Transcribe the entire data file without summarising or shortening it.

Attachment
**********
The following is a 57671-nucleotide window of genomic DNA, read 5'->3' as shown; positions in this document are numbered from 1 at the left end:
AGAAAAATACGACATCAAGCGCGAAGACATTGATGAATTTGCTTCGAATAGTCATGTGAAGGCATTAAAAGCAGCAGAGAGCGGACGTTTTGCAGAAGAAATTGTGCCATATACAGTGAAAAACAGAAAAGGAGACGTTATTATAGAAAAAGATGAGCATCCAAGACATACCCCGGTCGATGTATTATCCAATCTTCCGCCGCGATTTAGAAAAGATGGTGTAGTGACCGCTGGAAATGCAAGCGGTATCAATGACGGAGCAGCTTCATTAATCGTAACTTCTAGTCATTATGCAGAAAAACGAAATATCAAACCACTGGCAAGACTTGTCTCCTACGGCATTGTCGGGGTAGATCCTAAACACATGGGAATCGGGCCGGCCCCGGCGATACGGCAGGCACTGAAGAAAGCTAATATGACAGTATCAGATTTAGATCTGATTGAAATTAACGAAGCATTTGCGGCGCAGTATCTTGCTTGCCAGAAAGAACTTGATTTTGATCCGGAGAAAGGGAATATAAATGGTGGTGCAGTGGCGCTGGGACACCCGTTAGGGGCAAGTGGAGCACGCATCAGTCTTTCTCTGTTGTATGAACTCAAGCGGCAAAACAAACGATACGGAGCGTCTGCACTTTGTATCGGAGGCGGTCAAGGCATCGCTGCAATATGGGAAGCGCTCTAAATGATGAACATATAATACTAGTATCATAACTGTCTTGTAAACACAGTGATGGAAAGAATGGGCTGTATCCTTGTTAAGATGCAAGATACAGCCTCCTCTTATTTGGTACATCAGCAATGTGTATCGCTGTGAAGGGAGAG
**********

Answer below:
The following is a 57671-nucleotide window of genomic DNA, read 5'->3' as shown; positions in this document are numbered from 1 at the left end:
AGAAAAATACGACATCAAGCGCGAAGACATTGATGAATTTGCTTCGAATAGTCATGTGAAGGCATTAAAAGCAGCAGAGAGCGGACGTTTTGCAGAAGAAATTGTGCCATATACAGTGAAAAACAGAAAAGGAGACGTTATTATAGAAAAAGATGAGCATCCAAGACATACCCCGGTCGATGTATTATCCAATCTTCCGCCGCGATTTAGAAAAGATGGTGTAGTGACCGCTGGAAATGCAAGCGGTATCAATGACGGAGCAGCTTCATTAATCGTAACTTCTAGTCATTATGCAGAAAAACGAAATATCAAACCACTGGCAAGACTTGTCTCCTACGGCATTGTCGGGGTAGATCCTAAACACATGGGAATCGGGCCGGCCCCGGCGATACGGCAGGCACTGAAGAAAGCTAATATGACAGTATCAGATTTAGATCTGATTGAAATTAACGAAGCATTTGCGGCGCAGTATCTTGCTTGCCAGAAAGAACTTGATTTTGATCCGGAGAAAGGGAATATAAATGGTGGTGCAGTGGCGCTGGGACACCCGTTAGGGGCAAGTGGAGCACGCATCAGTCTTTCTCTGTTGTATGAACTCAAGCGGCAAAACAAACGATACGGAGCGTCTGCACTTTGTATCGGAGGCGGTCAAGGCATCGCTGCAATATGGGAAGCGCTCTAAATGATGAACATATAATACTAGTATCATAACTGTCTTGTAAACACAGTGATGGAAAGAATGGGCTGTATCCTTGTTAAGATGCAAGATACAGCCTCCTCTTATTTGGTACATCAGCAATGTGTATCGCTGTGAAGGGAGAG